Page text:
It was designed to allow people to learn to write pseudo-code. Not learn or ever become a real programmer. C, C++ is designed to used in place of real code, when a repetitive programming design can use it. But one thing none of these people seem to understand, is that all hardware processor design has basically stopped. They only design to accommodate badly designed code. They use to design a processor and system and you were allowed to design new and fresh code. C, C++, is perfect for embedded applications. Not business or real science. Support code to real science YES. Support code to real business, NO! Anyone that believes that any one software or hardware architecture is perfect for every environment is an IDIOT.
Quote extract from Mr. Brogger "The very scope of “the programming problem” has simply expanded by several orders of magnitude over the past 20 years (and that without regard to the vast proliferation of application domains in which computers may now be effectively put to use)."
What does this mean? What programming problem? The only ones I see use this type of terminology are offering excuses to why they can't resolve a problem instead of a programmed resolution. Just re-install it and it will work. The original reason for machines and programming was to allow the flexibility of programmed resolutions. A problem was defined and a programmed resolution was written. Not all the whimpering and whining that it is to hard to learn. BUNK. They are just lazy. People want to be called programmers that have never learned enough to be called programmers.
What application domains? INTEL, or pseudo INTEL such as AMD? Wow bunch of domains. Or is that an attempt to be smart. Mainframe domains?, or Functional domains?, or just what I believe you meant, different companies that are using the same INTEL architecture.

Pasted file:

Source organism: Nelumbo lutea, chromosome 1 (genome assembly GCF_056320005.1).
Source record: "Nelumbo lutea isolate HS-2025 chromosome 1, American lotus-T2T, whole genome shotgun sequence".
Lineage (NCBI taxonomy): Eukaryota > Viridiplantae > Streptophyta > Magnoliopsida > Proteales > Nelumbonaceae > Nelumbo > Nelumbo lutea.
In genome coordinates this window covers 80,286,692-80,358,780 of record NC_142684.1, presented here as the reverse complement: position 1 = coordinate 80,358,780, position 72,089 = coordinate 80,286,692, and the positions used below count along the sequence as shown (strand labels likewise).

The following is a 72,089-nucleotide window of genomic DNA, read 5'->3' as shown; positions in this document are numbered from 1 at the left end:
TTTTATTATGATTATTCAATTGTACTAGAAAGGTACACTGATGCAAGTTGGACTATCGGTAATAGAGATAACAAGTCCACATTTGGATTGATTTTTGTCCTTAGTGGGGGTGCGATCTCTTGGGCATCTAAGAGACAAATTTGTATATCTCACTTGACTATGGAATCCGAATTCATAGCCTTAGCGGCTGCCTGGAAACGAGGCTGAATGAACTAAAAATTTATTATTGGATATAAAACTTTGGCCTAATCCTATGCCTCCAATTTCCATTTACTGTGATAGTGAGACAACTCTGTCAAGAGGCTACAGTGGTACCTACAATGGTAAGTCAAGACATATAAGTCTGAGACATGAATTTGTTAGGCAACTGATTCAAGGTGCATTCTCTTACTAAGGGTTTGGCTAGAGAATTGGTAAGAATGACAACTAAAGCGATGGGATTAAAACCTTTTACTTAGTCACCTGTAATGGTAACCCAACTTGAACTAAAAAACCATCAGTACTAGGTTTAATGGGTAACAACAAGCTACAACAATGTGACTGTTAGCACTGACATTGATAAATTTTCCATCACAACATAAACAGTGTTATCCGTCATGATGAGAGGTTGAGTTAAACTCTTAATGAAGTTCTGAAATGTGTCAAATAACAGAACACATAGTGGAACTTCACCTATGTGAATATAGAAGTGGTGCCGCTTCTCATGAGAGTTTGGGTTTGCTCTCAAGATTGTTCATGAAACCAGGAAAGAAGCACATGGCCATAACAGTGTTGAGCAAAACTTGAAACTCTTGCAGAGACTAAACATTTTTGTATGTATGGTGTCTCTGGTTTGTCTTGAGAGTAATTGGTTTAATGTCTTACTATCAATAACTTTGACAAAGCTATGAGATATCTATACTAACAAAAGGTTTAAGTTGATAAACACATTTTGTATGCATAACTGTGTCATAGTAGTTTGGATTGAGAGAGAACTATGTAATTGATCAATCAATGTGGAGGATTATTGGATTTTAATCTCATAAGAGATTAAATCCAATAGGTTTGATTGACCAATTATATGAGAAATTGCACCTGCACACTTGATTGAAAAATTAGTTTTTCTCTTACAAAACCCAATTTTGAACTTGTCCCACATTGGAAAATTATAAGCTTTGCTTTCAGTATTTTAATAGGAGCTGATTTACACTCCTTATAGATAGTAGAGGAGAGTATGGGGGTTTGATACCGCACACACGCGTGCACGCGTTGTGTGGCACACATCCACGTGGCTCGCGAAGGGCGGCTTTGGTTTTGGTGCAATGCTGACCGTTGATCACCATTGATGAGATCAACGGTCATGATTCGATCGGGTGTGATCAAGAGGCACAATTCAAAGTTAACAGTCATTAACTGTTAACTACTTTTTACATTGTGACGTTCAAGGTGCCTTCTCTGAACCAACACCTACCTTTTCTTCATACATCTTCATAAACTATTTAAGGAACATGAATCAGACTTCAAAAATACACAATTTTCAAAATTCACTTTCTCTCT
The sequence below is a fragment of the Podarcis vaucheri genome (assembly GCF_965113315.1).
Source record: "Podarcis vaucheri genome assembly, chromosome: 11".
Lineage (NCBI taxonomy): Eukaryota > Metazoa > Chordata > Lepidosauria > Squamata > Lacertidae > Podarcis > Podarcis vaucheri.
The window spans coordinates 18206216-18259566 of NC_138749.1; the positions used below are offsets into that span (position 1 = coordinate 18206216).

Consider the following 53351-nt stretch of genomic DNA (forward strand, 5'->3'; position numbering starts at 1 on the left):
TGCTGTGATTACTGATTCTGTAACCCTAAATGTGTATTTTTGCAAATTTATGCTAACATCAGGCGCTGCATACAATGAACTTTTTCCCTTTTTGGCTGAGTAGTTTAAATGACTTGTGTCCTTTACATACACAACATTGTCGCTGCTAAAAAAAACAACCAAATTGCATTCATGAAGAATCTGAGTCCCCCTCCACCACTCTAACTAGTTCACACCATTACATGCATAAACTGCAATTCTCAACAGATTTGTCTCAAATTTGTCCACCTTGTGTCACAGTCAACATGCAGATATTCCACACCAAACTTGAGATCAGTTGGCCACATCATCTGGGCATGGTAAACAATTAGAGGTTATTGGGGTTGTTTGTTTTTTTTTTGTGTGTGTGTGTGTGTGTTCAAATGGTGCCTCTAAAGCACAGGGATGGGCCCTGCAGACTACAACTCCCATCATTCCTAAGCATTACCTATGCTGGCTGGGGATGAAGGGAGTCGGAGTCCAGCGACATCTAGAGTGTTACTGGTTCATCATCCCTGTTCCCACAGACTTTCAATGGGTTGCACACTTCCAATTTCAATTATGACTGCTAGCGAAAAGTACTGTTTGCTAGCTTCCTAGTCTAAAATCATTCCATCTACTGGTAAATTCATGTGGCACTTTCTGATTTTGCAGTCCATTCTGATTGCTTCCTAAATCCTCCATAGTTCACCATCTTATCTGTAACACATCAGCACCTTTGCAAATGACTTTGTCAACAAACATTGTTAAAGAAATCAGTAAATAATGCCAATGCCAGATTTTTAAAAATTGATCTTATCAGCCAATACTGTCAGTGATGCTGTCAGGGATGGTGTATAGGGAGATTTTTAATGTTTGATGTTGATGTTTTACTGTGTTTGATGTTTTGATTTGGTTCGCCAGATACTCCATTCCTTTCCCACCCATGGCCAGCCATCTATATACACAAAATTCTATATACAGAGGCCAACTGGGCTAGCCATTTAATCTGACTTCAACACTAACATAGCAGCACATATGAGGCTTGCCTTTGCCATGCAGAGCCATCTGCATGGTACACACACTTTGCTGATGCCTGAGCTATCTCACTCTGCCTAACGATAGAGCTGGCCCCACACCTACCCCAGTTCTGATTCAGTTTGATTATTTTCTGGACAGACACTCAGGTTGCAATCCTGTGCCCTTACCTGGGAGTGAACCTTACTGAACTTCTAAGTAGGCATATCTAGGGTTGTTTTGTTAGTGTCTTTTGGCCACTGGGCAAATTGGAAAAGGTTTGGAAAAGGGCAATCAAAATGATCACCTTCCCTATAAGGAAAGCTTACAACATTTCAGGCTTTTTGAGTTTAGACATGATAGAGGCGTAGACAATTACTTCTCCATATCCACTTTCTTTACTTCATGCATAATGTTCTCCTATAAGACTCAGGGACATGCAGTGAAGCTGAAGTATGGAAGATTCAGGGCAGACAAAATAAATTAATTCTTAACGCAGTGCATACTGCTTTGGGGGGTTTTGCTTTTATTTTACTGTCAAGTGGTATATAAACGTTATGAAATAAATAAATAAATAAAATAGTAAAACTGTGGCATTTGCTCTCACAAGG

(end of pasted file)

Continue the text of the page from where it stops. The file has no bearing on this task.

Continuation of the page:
Quote extract from Mr. Brogger "If it were so easy to kick Microsoft’s butt, how come it doesn’t seem to be happening very often?"
Good question. How did they get such a hold on the government, schools, companies, and even the computer manufacturer. I tried to order a PC without any software and they told me I couldn't. After a lot of fights and arguments they said they would. I asked how much they would reduce the cost by not including the software and they said none. They said they still had to charge me the same price for the machine anyway. When I asked a company to sell me a computer without the applications they said they would have to charge me for them anyway. They said it isn't that much. Well a dollar is a dollar. If I don't want them and don't need them why do I or anyone else have to pay anything for them? They are not free. They pay a fee for every piece of software on every machine to the vendors.
Hand me millions of dollars for software that doesn't work more than a few hours at a time and tell me it is great and I am great and I can hire the 14 other people that will agree with me, and I will. My approach was going to be on a mainframe. Oh yeah, there will probably be around 15 million applicants. It would take more time to interview than actually design and write superior code. Programming is simple. Trying to use poorly designed compiled code, or operating system interfaces isn't. You ever heard the term "RACKET"?
I am willing to prove on this Open Forum what I stated at any time. Are you?